Every expert I spoke with—and they ranged in age from 28 to 65—was adamant on this point. “The quickest way to lose credibil­ity is through sloppy grammar,” says Roy Cohen, a career coach and author of The Wall Street Professional’s Survival Guide. “If you’re sloppy, it forces others at the orga­nization to make up for what you’re not doing...Someone has to go in and do dam­age control.” Use spell­check. If you have to, read your messages out loud.

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Design your personal brand

You may not think of yourself as a brand, but others do. “It’s what people say about you when you’re not in the room,” says Kathryn Minshew, founder and CEO of career site The Muse (themuse.com). Are you seen as passionate and hardworking or someone who goes through the motions but doesn’t really care? You’re seen as some­thing—it’s up to you to make sure that image is the one you want to convey.

While this is about image, it’s only superfi­cial if you make it so. Guys who dress appro­priately and work hard are known as hard workers. Guys who wear cargo shorts to the office and work hard are known as slobs. If your Facebook page looks like a scene from The Hangover or your Twitter reads like a Rush Limbaugh rant, then those aspects of your character will define you.

You don’t have to be perfect; just make sure your good qualities shine brighter than your bad ones. That way, when you drop the ball—and we all do at some point—the mistake will be quickly forgotten as a rare slip on the path to your next three­-pointer.

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Solve problems

For me, this is what separates the grown­-ups from the mama’s boys. There are times when unforeseen obstacles will prevent you from completing the assignment. Shit happens. It’s the next step that will make or break your career.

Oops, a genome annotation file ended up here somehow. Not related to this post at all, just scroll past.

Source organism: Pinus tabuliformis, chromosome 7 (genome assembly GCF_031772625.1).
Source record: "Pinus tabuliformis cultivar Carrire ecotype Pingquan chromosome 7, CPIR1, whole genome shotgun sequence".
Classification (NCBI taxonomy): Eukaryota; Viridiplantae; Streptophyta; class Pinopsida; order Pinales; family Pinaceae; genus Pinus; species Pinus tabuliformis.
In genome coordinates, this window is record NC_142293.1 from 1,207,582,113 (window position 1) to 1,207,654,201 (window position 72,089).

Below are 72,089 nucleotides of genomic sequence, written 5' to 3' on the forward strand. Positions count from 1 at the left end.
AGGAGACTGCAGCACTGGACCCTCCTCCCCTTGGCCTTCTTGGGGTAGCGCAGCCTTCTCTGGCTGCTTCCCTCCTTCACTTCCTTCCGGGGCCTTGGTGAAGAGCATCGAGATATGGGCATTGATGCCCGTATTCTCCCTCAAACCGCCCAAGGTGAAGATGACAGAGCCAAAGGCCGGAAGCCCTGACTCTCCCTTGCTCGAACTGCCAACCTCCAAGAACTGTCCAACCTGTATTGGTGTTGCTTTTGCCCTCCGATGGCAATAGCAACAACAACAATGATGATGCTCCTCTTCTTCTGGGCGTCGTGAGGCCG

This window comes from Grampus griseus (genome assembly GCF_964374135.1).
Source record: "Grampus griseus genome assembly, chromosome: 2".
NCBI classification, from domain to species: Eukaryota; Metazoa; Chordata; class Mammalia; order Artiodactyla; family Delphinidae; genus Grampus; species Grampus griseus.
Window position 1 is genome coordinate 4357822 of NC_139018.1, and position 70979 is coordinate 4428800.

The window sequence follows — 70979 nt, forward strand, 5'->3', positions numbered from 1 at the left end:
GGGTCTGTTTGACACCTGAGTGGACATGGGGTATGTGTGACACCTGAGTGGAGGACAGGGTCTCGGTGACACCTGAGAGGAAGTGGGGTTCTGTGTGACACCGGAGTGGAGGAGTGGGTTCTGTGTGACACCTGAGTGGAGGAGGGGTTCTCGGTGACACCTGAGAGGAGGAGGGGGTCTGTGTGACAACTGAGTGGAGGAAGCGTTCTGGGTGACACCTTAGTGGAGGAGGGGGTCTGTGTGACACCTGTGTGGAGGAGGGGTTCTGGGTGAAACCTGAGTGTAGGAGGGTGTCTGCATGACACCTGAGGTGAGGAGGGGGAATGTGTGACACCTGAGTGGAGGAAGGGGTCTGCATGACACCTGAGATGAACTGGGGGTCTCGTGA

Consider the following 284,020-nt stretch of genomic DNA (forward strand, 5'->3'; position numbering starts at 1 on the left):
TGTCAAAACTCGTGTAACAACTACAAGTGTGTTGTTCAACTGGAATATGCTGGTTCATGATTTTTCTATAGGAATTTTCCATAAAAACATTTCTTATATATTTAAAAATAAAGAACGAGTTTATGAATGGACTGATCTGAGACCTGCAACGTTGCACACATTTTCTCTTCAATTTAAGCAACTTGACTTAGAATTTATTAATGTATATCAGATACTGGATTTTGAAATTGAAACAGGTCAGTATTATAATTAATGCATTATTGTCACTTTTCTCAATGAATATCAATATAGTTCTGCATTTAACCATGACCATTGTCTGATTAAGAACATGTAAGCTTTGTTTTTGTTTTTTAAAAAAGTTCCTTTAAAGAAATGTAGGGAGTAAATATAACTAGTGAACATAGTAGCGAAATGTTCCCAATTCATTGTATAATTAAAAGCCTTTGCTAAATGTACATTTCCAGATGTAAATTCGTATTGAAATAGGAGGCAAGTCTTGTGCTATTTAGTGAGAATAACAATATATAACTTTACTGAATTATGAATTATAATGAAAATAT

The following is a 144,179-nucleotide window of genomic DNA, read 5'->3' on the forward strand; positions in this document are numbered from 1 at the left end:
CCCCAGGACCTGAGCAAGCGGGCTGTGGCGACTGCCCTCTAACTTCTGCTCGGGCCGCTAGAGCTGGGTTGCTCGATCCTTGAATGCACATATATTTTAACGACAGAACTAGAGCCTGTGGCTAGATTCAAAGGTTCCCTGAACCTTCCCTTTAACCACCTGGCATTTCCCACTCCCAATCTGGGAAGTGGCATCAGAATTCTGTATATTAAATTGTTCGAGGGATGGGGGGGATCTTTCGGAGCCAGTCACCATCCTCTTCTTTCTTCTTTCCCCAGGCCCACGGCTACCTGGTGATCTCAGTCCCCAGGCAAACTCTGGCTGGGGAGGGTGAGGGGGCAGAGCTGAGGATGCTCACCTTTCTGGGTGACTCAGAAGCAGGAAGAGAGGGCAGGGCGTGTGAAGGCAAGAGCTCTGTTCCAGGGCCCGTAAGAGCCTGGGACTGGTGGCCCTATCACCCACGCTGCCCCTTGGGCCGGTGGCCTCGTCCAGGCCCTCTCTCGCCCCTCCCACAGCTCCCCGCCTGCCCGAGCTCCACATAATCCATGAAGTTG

When given a job to carry out, mediocre employees come back to their boss and say, “Sorry, we can’t do that.” Great employees come back, explain the problem, and offer intelligent ways around the obstacle—new ways to achieve the same, or similar, goal. These are the guys who get the key assign­ments, the jobs that the company can’t afford to be screwed up. These are the guys who make the boss look good. And they are rewarded accordingly.

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Get your hands dirty

The commencement speaker at your col­lege graduation probably advised you to “do what you love.” The Harvard Business Review noted that Google searches for “find your passion” skyrocketed in the 2000s. Sorry to break the news, but don’t expect to skip to work every day. Minshew notes that she’s had jobs she didn’t particu­larly like but is very glad she took. “I looked at what I could learn from it,” she says. It’s not always fun, but it is productive.

So, sure, keep your dreams alive, but, as Teddy Roosevelt recommended, keep your feet on the ground, too. There’s a lot to be said for competence and practical skills, and adding them to your tool belt boosts the odds of success when you decide to chase the dream. And those skills will pay the mortgage if you don’t.

Master these skills and you can quote Scooby-­Doo whenever you want.